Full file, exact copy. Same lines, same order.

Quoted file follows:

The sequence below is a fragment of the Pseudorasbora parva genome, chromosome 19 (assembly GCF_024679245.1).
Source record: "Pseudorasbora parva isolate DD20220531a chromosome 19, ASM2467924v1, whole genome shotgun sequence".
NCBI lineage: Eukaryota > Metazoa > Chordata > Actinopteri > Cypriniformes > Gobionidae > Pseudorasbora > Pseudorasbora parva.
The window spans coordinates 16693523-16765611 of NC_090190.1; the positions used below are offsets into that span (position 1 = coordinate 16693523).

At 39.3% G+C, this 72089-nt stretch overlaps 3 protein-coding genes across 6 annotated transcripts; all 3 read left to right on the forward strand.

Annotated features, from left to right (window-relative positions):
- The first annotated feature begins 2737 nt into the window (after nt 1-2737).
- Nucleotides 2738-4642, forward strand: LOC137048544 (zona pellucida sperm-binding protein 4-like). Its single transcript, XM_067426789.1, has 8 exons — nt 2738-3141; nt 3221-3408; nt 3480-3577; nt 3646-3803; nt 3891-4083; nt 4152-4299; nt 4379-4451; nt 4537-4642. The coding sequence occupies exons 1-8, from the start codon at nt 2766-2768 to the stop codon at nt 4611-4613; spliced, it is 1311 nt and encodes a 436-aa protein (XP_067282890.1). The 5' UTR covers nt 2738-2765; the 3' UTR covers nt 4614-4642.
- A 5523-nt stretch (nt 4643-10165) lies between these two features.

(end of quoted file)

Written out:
The sequence below is a fragment of the Pseudorasbora parva genome, chromosome 19 (assembly GCF_024679245.1).
Source record: "Pseudorasbora parva isolate DD20220531a chromosome 19, ASM2467924v1, whole genome shotgun sequence".
NCBI lineage: Eukaryota > Metazoa > Chordata > Actinopteri > Cypriniformes > Gobionidae > Pseudorasbora > Pseudorasbora parva.
The window spans coordinates 16693523-16765611 of NC_090190.1; the positions used below are offsets into that span (position 1 = coordinate 16693523).

At 39.3% G+C, this 72089-nt stretch overlaps 3 protein-coding genes across 6 annotated transcripts; all 3 read left to right on the forward strand.

Annotated features, from left to right (window-relative positions):
- The first annotated feature begins 2737 nt into the window (after nt 1-2737).
- Nucleotides 2738-4642, forward strand: LOC137048544 (zona pellucida sperm-binding protein 4-like). Its single transcript, XM_067426789.1, has 8 exons — nt 2738-3141; nt 3221-3408; nt 3480-3577; nt 3646-3803; nt 3891-4083; nt 4152-4299; nt 4379-4451; nt 4537-4642. The coding sequence occupies exons 1-8, from the start codon at nt 2766-2768 to the stop codon at nt 4611-4613; spliced, it is 1311 nt and encodes a 436-aa protein (XP_067282890.1). The 5' UTR covers nt 2738-2765; the 3' UTR covers nt 4614-4642.
- A 5523-nt stretch (nt 4643-10165) lies between these two features.